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PortWatch

February 5, 2014

Tim's Tips: How to properly use a clay pot

Last week, I was telling you about potting soil. As I said, you need to know a few things about potting soil if you are repotting your houseplants. When people repot their houseplants, many will use clay pots for repotting their plants.

Let me take a few moments to explain why clay pots can make your plants dry out faster and what you can do to prevent this from happening.

Clay pots have been made around the world for more years than I would care to guess. There is one manufacturer on the East Coast that can’t keep up with the production of clay pots. Nice to know that there are things made in the USA where the demand outpaces manufacturing ability.

The clay is formed into the shape of a pot. The pot is then dried in a kiln. The drying process gives the pot its stability, and yet it also lets excess water leach out through the sides of the pot. This natural feature helps temper the effect of overwatering your plants.

When you pick out a clay pot, you want to go only one size larger than the size of the pot that the plant currently is calling home. If you jump to too large of a size, the soil around the root ball will remain wet and you run the risk of rotting the roots on the plant.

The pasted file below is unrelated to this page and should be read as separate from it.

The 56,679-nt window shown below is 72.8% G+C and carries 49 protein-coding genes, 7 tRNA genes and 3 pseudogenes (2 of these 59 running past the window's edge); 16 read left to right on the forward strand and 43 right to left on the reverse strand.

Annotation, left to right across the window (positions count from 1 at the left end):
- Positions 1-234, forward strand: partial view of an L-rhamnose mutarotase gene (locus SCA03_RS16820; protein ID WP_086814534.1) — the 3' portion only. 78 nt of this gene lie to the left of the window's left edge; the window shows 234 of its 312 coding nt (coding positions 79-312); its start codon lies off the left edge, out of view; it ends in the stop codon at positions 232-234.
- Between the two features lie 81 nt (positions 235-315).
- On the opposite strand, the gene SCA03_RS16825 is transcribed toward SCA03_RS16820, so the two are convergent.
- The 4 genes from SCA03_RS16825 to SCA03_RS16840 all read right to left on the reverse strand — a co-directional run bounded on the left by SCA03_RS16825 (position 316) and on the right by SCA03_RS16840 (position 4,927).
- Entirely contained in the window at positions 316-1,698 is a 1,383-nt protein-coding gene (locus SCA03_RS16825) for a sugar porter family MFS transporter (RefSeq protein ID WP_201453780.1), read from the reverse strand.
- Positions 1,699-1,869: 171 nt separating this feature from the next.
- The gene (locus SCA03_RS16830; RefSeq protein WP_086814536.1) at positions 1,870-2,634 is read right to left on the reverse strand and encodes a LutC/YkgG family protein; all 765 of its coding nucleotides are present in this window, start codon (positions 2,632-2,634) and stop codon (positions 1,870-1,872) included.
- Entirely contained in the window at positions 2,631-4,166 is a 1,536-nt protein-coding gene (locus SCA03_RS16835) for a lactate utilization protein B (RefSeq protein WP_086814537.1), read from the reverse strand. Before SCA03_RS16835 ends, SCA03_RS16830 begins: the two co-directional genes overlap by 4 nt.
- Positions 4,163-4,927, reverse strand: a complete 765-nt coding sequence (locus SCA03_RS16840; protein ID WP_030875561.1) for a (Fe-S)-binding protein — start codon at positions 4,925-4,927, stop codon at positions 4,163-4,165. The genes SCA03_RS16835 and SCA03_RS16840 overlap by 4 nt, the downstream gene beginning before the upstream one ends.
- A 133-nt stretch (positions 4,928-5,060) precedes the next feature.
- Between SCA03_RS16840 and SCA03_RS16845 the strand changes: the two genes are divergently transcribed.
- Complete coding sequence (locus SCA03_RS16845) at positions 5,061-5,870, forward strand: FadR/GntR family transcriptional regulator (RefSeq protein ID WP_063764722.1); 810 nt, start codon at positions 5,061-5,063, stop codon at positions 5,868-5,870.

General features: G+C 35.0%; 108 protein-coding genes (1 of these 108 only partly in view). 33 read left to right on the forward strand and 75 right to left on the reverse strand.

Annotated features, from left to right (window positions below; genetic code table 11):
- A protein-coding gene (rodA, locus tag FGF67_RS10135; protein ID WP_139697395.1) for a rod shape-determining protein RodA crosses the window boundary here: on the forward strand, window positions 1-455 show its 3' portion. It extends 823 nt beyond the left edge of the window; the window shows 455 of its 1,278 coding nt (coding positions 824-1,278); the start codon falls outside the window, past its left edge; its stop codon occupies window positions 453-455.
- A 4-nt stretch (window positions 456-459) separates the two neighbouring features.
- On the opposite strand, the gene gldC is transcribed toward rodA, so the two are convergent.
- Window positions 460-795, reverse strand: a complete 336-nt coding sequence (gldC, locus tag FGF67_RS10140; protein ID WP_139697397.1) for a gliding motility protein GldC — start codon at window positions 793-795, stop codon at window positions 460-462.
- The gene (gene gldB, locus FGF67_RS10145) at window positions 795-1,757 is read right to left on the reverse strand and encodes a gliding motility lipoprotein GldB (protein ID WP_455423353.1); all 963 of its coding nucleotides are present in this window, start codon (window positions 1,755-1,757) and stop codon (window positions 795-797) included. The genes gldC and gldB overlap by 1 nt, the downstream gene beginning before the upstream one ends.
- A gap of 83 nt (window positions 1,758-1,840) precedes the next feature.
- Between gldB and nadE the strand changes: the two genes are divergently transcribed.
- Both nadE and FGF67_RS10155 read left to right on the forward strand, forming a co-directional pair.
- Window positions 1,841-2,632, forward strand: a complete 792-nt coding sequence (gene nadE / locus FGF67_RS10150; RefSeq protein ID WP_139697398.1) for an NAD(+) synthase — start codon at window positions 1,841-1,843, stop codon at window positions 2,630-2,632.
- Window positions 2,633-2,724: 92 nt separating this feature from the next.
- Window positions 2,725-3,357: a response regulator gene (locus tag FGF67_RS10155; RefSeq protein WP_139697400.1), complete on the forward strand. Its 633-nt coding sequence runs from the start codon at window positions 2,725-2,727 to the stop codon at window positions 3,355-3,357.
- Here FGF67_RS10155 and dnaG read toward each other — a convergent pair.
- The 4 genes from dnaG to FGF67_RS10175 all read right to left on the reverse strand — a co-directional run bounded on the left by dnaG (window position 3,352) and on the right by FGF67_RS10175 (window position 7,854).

When you go to buy your clay pot, you want to make sure that the pot is not cracked. You can look at the pot, and you may not see any cracks. Here is a little trick to check clay pots for cracks. Most clay pots will have a hole in the bottom. The hole allows excess water to drain away.

What you need to do is to pick up the pot and turn the pot upside down. Place a finger in the hole, and hold the pot with just that finger. Take your other hand, and give the side of the pot a quick tap. You should hear a ringing sound if the pot is not cracked. If the pot doesn’t ring, then there is probably a crack in it.

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